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Check Your Credit Report

You have a physical check to see if all is well. How about your fiscal health?

You check with a doctor and dentist periodically. You also check your insurance needs and update your will now and then. (I hope!) Then shouldn't you also check your credit report since so much depends on its accuracy. You should check your credit report annually, and probably every 6 months because one unsuspecting day, your loan will be turned down or your creditors will start demanding payment in full for no apparent reason. And you'll be left standing there wondering what happened!

Why can't you assume your report is correct? That answer and exactly what you should be looking for is what this article is all about.

The amended Fair Credit Reporting Act passed in 1996 enhanced the consumer's ability to protect their credit report. It did so by establishing laws and rules of conduct to enable consumers to be their own "credit-doctors." This article taught you the "how-to". But unless you take the initiative to care for your report, the law will be nothing more than words in a book.

Why Should I Check My Credit Report? It's one thing to have bad credit, but it is another to have errors on your credit report through no fault of your own. The result, however, is the same-- unless you correct it.

Did you know that you pay a higher interest rate on you car and mortgage with questionable credit? Were you aware that insurance companies can turn you down or put you in a higher risk category with higher premiums if they consider you a bad credit risk. Consider this: More employers now run credit checks for potential job selection and/or promotions than ever before in our history. Can you really afford to loose your next promotion because of a credit error?

Who can accesses your credit report?

  • landlords, utility companies, phone companies.
  • hospitals, doctors, dentists, insurance companies.
  • credit unions, finance companies, banks.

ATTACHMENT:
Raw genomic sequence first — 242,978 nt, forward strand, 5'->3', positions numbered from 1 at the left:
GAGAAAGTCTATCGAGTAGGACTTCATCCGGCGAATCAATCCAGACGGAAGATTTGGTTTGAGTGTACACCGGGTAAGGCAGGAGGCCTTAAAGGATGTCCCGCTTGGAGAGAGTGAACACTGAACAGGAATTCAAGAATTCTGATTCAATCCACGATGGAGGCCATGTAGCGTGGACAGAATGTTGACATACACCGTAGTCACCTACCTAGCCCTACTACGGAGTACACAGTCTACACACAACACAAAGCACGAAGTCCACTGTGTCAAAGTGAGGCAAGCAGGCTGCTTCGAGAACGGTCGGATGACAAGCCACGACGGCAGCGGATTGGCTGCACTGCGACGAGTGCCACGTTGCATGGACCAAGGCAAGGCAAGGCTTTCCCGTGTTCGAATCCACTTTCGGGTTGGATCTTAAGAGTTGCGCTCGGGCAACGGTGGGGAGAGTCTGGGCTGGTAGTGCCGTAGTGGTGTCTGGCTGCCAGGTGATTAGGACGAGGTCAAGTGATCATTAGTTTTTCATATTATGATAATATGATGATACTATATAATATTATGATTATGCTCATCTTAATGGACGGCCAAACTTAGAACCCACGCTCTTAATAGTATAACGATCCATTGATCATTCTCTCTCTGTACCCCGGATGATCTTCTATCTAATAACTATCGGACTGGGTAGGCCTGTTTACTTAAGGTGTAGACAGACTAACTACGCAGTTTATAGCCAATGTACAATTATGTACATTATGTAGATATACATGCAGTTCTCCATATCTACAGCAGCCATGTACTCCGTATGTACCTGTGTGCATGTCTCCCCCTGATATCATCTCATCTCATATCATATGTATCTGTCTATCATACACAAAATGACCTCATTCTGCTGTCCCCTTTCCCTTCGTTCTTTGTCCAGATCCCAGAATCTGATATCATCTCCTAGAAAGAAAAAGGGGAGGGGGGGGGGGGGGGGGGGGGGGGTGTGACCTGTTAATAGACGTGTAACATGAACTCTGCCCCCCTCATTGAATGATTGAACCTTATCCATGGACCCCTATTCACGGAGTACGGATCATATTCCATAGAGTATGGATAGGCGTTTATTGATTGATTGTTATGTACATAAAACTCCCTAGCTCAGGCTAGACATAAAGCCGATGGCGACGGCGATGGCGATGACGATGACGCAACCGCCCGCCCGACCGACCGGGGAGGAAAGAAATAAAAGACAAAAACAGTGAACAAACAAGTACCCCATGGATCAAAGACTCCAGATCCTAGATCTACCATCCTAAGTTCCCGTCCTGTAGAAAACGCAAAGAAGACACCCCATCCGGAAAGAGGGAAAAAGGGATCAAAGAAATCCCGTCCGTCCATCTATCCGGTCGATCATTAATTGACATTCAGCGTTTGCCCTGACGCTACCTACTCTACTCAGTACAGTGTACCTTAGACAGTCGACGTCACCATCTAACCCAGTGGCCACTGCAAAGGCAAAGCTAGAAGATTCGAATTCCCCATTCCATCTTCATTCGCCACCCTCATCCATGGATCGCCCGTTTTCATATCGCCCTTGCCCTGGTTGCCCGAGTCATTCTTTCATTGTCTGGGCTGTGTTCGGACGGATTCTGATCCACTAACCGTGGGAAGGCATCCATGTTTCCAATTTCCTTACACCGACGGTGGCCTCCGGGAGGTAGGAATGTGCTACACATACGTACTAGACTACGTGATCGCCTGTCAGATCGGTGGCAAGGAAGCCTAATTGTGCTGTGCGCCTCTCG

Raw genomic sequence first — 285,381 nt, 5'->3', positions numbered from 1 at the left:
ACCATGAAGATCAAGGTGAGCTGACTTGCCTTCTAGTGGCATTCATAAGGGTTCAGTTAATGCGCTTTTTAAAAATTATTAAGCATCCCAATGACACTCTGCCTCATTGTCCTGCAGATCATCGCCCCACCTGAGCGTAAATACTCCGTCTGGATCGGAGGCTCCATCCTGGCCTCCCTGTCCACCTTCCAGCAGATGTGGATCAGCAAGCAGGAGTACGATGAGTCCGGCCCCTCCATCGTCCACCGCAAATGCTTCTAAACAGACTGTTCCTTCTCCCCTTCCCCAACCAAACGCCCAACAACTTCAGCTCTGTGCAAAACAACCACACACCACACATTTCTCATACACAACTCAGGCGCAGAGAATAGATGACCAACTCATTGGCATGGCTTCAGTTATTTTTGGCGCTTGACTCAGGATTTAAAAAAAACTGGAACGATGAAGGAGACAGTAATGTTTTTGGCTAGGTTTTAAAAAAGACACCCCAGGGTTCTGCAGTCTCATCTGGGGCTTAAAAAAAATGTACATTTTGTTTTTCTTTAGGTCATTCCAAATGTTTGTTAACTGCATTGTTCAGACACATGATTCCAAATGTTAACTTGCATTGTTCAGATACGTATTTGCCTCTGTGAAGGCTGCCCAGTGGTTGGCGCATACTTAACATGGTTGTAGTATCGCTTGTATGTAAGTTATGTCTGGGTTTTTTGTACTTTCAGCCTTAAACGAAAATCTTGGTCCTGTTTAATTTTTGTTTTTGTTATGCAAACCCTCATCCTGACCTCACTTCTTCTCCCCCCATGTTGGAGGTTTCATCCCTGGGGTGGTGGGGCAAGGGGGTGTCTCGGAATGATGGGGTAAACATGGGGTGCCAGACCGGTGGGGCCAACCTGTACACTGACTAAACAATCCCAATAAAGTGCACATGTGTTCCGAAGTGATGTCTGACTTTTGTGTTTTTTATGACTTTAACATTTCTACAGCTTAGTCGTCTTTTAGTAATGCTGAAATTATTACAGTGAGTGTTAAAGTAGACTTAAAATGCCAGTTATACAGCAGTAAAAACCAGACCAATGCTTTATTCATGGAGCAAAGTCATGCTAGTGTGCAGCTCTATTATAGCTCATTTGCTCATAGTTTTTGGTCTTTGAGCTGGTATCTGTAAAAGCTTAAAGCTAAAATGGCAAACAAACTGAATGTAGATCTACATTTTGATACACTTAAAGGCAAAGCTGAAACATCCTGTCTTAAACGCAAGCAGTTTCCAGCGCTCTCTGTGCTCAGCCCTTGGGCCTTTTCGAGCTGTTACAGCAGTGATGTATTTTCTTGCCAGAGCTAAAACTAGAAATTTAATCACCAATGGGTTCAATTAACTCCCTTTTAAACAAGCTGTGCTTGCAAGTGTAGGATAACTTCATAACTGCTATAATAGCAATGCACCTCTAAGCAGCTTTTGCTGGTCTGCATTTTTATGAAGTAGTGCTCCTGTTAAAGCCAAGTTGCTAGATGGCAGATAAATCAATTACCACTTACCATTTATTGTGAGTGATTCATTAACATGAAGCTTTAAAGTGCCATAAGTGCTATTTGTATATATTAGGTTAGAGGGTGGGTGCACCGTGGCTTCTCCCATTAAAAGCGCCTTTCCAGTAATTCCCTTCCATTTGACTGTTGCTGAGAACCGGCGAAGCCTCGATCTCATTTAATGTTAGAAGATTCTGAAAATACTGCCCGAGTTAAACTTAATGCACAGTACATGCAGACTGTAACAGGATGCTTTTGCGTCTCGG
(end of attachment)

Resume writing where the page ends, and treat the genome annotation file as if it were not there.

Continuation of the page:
• retailers, department stores, credit card companies.
  • car dealers, mortgagors.
  • investigators, lawyers, courts.
  • anyone who can offer just cause and/or has access as a member of a credit reporting agency.

How Can I Get My Report? Who Ya' Gonna' Call?Credit reports are available from three main reporting agencies: Equifax, Experian, and Trans-Union. Check your yellow pages under "credit agency" or "credit bureau" to see if any subordinate group is available locally. Even if one is listed, they each get their information from one of the three national bureaus and the "big three" do not exchange information with each other. Therefore each of the three may have different information dependent upon who has reported to them and what was reported. What is on one report may be different than what is on another.

  • EquifaxPhone 800-685-1111
  • Experian (formerly TRW)Phone 888-(888) 397-3742
  • Trans-UnionPhone 800-888-4213

How Much Does it Cost?You are entitled to a free copy of your credit report within 60 days of credit turn down if the report causing the decline was from Equifax or Trans-Union. Experian currently offers a free report within 30 days of turn down but also offers a free report annually. Of course, you are entitled to a copy at anytime from any of the three for a small fee ($2-$8).

Additionally, you can get a joint report from all three agencies from a number of commercial groups such as or San Diego based Confidential Credit (Phone 800-443-9342). The cost of these reports are ordinarily higher than individual reports ($35-$50). These types of organizations usually offer a credit monitoring service, as well.

What Do They Need?Each agency will require you to submit your full name, address (for the last 5 years), phone number, social security number (SSN), spouse's name and SSN, and usually proof of address (utility bill etc.). When submitting this information, remember you are talking to a credit bureau. This means you are talking to anyone with access to your report.

What's In The Report? The formatting of each of the three national agency reports will vary but with each report you also receive a legend or instructions for interpretation. The legend is very important because it is how you check your credit report. If you simply say, "it's too complicated", you will never know what is in your file. So take a deep breath, go slowly, and take just one entry item at a time. Reading the report isn't that tough once you begin.

What to check and how to check it.

Things in common. There are some things common to each report. For example, all information falls under one of four categories: Personal, Reported Accounts, Public Record, and Inquiries.